Popular monarchy is a system of monarchical governance in which the monarch's title is linked with a popular mandate rather than a constitutional state. It was the norm in some places (such as Scotland) from the Middle Ages, and was occasionally used in 19th- and 20th-century Europe, often reflecting the results of a populistrevolution. Thus during the French RevolutionLouis XVI had to change his title to indicate he was the monarch of the people rather than sovereign ruler of the land.
Currently, Belgium has the only explicit popular monarchy. Constitutional monarchy in the modern sense can be considered an evolution of the idea, as such constitutions generally place sovereignty with the people, not the monarch.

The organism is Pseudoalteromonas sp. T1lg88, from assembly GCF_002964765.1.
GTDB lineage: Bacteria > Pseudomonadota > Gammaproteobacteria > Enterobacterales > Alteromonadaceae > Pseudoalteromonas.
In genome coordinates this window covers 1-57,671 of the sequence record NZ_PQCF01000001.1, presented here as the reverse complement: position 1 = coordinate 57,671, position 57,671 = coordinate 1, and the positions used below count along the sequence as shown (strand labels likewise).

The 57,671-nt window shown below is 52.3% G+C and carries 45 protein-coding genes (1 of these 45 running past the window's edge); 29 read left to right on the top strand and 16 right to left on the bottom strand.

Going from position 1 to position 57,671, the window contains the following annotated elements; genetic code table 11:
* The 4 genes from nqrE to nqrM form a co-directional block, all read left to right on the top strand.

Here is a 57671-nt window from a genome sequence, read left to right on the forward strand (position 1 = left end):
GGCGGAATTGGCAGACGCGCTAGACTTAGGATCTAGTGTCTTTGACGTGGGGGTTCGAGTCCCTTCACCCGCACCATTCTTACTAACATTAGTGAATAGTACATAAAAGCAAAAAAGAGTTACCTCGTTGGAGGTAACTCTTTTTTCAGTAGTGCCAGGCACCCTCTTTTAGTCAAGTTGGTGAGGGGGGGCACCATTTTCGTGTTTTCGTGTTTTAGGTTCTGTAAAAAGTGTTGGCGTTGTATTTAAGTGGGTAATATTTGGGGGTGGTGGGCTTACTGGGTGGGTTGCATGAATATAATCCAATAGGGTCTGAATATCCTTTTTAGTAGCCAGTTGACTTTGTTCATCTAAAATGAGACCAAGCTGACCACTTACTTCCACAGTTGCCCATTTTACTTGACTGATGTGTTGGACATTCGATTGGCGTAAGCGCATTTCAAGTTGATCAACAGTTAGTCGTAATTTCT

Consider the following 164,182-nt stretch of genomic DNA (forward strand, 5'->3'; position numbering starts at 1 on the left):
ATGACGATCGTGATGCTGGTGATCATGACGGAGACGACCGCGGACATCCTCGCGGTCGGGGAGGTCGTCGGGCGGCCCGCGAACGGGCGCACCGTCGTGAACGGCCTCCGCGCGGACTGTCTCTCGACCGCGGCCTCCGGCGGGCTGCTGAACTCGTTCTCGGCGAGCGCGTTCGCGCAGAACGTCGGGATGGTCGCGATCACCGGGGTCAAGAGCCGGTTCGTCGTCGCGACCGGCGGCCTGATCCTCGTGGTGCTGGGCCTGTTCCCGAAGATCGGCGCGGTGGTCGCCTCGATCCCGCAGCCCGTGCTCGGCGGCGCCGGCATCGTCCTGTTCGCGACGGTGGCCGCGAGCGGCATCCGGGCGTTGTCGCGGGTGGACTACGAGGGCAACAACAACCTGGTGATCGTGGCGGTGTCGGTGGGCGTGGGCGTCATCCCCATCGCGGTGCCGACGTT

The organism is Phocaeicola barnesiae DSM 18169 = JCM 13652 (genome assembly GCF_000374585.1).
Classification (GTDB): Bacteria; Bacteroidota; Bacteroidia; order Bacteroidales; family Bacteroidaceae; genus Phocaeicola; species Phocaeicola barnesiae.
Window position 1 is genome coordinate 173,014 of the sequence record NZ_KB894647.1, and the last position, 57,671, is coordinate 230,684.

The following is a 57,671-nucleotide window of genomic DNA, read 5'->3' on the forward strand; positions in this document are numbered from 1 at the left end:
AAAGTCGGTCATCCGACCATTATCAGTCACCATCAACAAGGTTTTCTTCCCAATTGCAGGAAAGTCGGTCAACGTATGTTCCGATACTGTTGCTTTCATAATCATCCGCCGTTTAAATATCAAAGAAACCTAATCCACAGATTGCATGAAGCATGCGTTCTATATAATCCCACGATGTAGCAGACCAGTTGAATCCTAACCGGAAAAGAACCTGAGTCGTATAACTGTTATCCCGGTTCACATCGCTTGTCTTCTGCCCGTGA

The first Portuguese king, Afonso Henriques, used the style King of the Portuguese (Rex Portugalensium), to remember that he was elected on the battlefield, after the Battle of Ourique (1139), by his fellows and subjects; their descendants, instead, used the style of King of Portugal (Rex Portugaliae or later in Portuguese: Rei de Portugal).
Used by Zog I, the one ruler of the Kingdom of Albania, from 1928 de facto to 1939, and de jure until 1946. Victor Emmanuel III, who claimed the Albanian throne between 1939 and 1943, used the title King of Albania.
This usage became less common with William and Mary, who chose to be called King and Queen of Scotland. The Acts of Union 1707 abolished the Scottish and English thrones and created the Kingdom of Great Britain.
Evolving from King of the Britons, before mediatising in the 12th century as Prince of the Welsh. Eventually, Dafydd II of Gwynedd and Wales adopted the title Prince of Wales to denote suzerainty over the whole of Wales, not just the Welsh people.
The official title of Ferdinand I in 1908–1918, Ferdinand's son Boris III (1918–1943) and Boris' son Simeon II (1943 – at least to 1946) was: by the Grace of God and the People's Will King of the Bulgarians. In fact, Ferdinand I was elected by the National Assembly as a Prince of Bulgaria in 1887.